Show Mom Diaries: Tears in the bathtub

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I was in our 2-year-old daughter’s room, dressing her in her Hello Kitty PJs for the evening, when I heard that all-familiar sound to a mother’s ears, echoing from the bathtub: sobbing.

Now, when you’re a parent, you know that sound could mean a variety of things. Shampoo in the eyes. A broken toy. Or very rarely, a real concern needing immediate attention. I figured I should check it out.

Entering the bathroom led to the discovery of our 5 year old in the midst of a real, heart-wrenching, alligator-tears meltdown.

click image to zoomChristy Lee, HerefordChristy LeeOur two boys are night and day in the personality department. But we're hoping to have found a common ground in the motivation and personal rewards of the show cattle projects this year. The reason? His 8-year-old brother is old enough to show the heifers and steer this year through 4-H and the National Junior Hereford Association (NJHA). And he’s not.

(And why this revelation hit him during the middle of an ordinary, weekday bath? Well, your guess is as good as mine.)

I’ll admit. The sight of him in this condition broke this “momma heart” a bit. I wrapped him in a towel and headed to the living room so we could chat. We discussed the fact that both boys’ names are on the registration papers. That he’s an integral part of the daily wash-rack and feeding routines. Even big brother offered a few words of encouragement – which was a complete demonstration of the family’s level of concern over the matter.

It was obvious – my husband and I needed to think of something. And quick.

It’s funny how two children can be raised in the same home, with the same parenting methods, but possess personalities of polar-opposite proportions. Our boys are living proof.

Waylon, our 8 year old, is the studious type. He loves his books, video games and movies. Showing cattle is something that he is attempting because mom and dad have encouraged it.

After his first year in the NJHA, he’s excited for the shows this year. But his excitement stems from seeing his friends and competing in the speech and photography contests. The cattle are a nice little side benefit. A means to an end, so to speak.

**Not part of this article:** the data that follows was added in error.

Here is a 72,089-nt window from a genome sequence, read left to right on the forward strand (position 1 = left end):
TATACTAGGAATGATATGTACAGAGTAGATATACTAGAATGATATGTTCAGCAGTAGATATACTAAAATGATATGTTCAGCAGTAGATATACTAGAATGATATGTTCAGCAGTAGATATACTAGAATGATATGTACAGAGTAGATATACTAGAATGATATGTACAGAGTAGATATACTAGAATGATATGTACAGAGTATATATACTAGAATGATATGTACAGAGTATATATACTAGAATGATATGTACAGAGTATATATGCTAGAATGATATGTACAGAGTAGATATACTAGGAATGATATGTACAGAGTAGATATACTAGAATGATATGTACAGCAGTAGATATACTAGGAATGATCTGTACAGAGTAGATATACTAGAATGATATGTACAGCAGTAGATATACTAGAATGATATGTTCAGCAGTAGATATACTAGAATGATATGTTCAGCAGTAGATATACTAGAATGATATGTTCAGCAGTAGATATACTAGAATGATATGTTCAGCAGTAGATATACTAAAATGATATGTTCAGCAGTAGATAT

But Nolan loves the livestock as much as the people. Nothing brings him more joy than pulling on his barn boots after school and venturing to the barn to check on his animals. Homework and studying and school? They just get in the way of the important work to be done outside.

In order to motivate Waylon to complete the day-to-day activities on the farm, and to provide Nolan with a sense of ownership in the cattle project, my husband and I have decided to begin a chore chart for the barn.

We are tailoring the chores to the boys’ ages. Waylon will be responsible for washing, blowing, brushing and practicing showmanship each day – all with the assistance of mom and dad, of course. Nolan will have chores more suited for a kindergartener, including checking water tanks, haying the cattle and assisting with feeding.

Our hope is that Waylon will take pride in checking off his accomplishments for the day (playing off his scholastic side), and Nolan will be excited to have important jobs of his own (giving him ownership).

It all sounds good in theory, right? I’ll let you know how it goes.

And I’d love to hear from you! What tricks or tips do you have on providing encouragement for daily chores, and for providing ownership for younger siblings, ready to be in the ring?

Please leave your best advice in the comments below. We’re in this together. So let’s help each other out!  


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JR    
Alberta  |  March, 18, 2014 at 10:41 AM

Involve Nolan as much as you can in any showing/fitting demos, at least as an observer. NEVER came across a showman who didn't have time for a young enthusiast. Bite the bullet, choose a baby heifer calf for him this spring, halter break it if at all possible. He can watch her grow and develop, practice show skills, help choose the breeding, anxiously await the calf. By the time that is complete he may be close to participation age. One downfall, it invariably seems your child's animal will be the one to have problems! ? Our daughter was in the same predicament at 5. At age 10, before we realized what she was up to, she had haltered our breeding bull in the middle of the summer on pasture, pulled him to the barn and washed him. Her response when we asked her why, 'he likes it'. We're not sure who really enjoyed it more! Enjoy your show journey, if you enjoy it too, the bond you develop is unbelievable,

Tina    
Hawaii  |  March, 18, 2014 at 11:52 AM

Get him a goat!!

KC Kinder    
OKC  |  March, 18, 2014 at 03:40 PM

Get him a mini Hereford. Give him a job like using a rice root brush to brush the hair down so his brother can work it forward. Little feed buckets so he can help feed. Let him show at a county fair, maybe even a pig of someone's. Buy him a bucket calf and enter at county fairs? Any of this helpful:)

Singing Coyote Ranch    
Floresville, TX  |  March, 18, 2014 at 08:38 PM

Raise Reg. Texas Longhorns, your children may show as any age.... yes any age. Owning them are so rewarding. Wish you and your family the best.


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